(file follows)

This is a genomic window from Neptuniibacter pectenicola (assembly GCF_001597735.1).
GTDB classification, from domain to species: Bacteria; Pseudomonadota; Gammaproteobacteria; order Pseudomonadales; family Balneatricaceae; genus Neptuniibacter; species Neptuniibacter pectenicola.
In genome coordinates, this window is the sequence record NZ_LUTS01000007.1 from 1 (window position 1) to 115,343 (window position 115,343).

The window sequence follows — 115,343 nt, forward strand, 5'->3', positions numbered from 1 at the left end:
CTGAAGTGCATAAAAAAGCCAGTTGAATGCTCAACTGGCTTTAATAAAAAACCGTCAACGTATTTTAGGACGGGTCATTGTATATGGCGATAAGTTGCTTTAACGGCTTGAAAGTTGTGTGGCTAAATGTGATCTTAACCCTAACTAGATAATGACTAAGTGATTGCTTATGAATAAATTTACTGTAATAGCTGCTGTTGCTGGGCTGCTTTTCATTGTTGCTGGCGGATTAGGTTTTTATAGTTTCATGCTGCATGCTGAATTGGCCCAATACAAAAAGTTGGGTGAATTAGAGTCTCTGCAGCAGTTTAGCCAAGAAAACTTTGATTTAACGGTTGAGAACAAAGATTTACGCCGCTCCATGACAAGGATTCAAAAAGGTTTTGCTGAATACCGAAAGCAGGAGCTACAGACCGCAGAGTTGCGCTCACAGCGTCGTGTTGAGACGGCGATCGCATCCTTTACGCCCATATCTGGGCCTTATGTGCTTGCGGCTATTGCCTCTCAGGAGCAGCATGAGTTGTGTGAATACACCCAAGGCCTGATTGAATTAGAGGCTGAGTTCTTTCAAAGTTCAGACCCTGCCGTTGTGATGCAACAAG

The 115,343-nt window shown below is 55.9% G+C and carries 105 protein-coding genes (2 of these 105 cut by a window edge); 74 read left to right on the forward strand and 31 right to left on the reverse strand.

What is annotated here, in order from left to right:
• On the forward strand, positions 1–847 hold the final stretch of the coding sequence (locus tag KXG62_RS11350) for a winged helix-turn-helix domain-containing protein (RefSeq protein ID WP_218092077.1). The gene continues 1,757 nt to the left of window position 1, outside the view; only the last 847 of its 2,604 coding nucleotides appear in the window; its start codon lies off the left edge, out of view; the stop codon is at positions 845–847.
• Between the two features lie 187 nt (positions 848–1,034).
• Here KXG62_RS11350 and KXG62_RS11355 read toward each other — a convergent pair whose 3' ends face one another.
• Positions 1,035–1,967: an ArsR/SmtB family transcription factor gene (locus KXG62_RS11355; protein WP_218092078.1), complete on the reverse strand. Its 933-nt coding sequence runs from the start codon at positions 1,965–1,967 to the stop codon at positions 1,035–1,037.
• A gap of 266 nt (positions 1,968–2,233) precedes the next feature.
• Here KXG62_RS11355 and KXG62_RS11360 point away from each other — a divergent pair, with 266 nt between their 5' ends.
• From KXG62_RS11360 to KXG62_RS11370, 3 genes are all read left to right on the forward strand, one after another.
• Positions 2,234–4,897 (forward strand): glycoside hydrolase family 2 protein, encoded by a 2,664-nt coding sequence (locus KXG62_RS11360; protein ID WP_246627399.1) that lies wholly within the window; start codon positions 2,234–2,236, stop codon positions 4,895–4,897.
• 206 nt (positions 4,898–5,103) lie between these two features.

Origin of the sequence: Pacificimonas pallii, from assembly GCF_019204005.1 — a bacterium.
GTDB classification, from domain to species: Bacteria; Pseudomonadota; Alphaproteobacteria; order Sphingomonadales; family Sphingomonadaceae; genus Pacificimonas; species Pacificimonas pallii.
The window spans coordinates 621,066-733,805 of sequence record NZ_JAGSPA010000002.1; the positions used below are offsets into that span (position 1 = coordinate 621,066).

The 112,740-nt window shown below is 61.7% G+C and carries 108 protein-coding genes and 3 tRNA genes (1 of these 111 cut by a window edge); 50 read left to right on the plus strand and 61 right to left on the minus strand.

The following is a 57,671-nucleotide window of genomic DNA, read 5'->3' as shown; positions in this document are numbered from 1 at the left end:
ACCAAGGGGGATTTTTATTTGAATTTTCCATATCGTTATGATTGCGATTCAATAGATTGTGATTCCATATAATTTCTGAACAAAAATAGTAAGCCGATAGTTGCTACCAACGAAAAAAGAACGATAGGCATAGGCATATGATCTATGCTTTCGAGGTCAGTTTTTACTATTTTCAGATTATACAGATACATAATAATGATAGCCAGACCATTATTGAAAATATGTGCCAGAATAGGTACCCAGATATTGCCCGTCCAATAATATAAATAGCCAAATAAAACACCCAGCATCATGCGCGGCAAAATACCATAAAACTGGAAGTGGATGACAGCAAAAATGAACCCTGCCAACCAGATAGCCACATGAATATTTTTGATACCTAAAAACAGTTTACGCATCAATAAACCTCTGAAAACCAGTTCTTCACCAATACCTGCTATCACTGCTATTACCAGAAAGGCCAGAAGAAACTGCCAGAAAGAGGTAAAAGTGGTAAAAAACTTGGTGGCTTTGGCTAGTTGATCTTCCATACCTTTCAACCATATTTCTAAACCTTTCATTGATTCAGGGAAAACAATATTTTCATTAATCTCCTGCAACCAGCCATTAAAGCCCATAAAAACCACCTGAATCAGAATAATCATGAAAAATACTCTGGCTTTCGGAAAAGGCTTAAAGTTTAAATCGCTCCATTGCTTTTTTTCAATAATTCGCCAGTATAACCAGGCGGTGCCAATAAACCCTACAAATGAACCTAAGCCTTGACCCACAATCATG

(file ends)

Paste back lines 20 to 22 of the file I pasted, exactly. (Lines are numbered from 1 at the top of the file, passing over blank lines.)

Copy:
The 112,740-nt window shown below is 61.7% G+C and carries 108 protein-coding genes and 3 tRNA genes (1 of these 111 cut by a window edge); 50 read left to right on the plus strand and 61 right to left on the minus strand.

The following is a 57,671-nucleotide window of genomic DNA, read 5'->3' as shown; positions in this document are numbered from 1 at the left end:
ACCAAGGGGGATTTTTATTTGAATTTTCCATATCGTTATGATTGCGATTCAATAGATTGTGATTCCATATAATTTCTGAACAAAAATAGTAAGCCGATAGTTGCTACCAACGAAAAAAGAACGATAGGCATAGGCATATGATCTATGCTTTCGAGGTCAGTTTTTACTATTTTCAGATTATACAGATACATAATAATGATAGCCAGACCATTATTGAAAATATGTGCCAGAATAGGTACCCAGATATTGCCCGTCCAATAATATAAATAGCCAAATAAAACACCCAGCATCATGCGCGGCAAAATACCATAAAACTGGAAGTGGATGACAGCAAAAATGAACCCTGCCAACCAGATAGCCACATGAATATTTTTGATACCTAAAAACAGTTTACGCATCAATAAACCTCTGAAAACCAGTTCTTCACCAATACCTGCTATCACTGCTATTACCAGAAAGGCCAGAAGAAACTGCCAGAAAGAGGTAAAAGTGGTAAAAAACTTGGTGGCTTTGGCTAGTTGATCTTCCATACCTTTCAACCATATTTCTAAACCTTTCATTGATTCAGGGAAAACAATATTTTCATTAATCTCCTGCAACCAGCCATTAAAGCCCATAAAAACCACCTGAATCAGAATAATCATGAAAAATACTCTGGCTTTCGGAAAAGGCTTAAAGTTTAAATCGCTCCATTGCTTTTTTTCAATAATTCGCCAGTATAACCAGGCGGTGCCAATAAACCCTACAAATGAACCTAAGCCTTGACCCACAATCATG